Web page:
- A sand filter tank is usually a large round or cylindrical plastic or fiberglass container that’s used to hold your filter sand. Inside the filter tank, you can also find plastic manifolds, which are like long fingers that slowly turn the sand. When the filter is on and running, the manifolds shift the sand around and allow it to be more equally exposed to the water that passes through the filter.
- A sand filter tank is usually a large round or cylindrical plastic or fiberglass container that’s used to hold your filter sand. Inside the filter tank, you can also find plastic manifolds, which are like long fingers that slowly turn the sand. When the filter is on and running, the manifolds shift the sand around and allow it to be more equally exposed to the water that passes through the filter.
- As your pump operates, it draws water through the sand in the filter. This water moves quickly enough through the sand to give you a good turnover rate, but it also moves slowly enough to allow the sand to catch many of the contaminants present in the water.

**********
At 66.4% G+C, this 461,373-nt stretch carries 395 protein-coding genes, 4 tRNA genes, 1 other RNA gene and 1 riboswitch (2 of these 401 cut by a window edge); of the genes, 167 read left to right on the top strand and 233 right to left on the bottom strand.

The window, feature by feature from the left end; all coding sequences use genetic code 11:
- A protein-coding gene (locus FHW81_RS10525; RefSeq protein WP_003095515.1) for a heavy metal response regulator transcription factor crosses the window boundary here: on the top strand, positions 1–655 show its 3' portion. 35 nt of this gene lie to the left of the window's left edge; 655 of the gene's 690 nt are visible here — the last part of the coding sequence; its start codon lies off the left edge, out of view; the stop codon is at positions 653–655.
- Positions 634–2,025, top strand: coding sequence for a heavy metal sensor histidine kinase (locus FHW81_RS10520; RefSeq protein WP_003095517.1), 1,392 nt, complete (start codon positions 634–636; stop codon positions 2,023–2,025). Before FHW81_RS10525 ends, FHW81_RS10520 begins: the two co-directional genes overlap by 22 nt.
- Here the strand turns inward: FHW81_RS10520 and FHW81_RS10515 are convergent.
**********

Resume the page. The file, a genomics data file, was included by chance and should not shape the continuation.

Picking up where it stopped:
- As the water exits your filter tank, it’s been stripped of all the unwanted substances that were previously present in it. It’s now clean and ready for swimming. Depending on the size and speed of your filter and pump, this process will repeat usually every few hours.
Sand Filter Q&A
Below, you’ll find some of the most common questions you’re likely to end up asking when you work with sand swimming pool filters. Although some of these might not pertain to you, chances are good that they’ll all be important to you at some point throughout the life of your sand filter.
And if you take extra care to keep up your filter and ensure that it’s maintained and cleaned as needed, you’ll have at least a decade of excellent use and plenty of well-filtered water to enjoy. In all that time, chances are good you’ll want to know the answers to at least some of these questions! Read on to find out more.
Buying A Sand Filter
1. How much are sand filter for pool prices?
Swimming pool sand filter prices tend to vary depending on several different factors. Below, you’ll find a quick guide to help you figure out whether or not these filters can fit into your budget.
- Sand filter for pool prices can usually be guessed roughly based on the size of the filter. Smaller filters may come in anywhere between $150 and $300, while more expensive filters top the price range at $800 and up.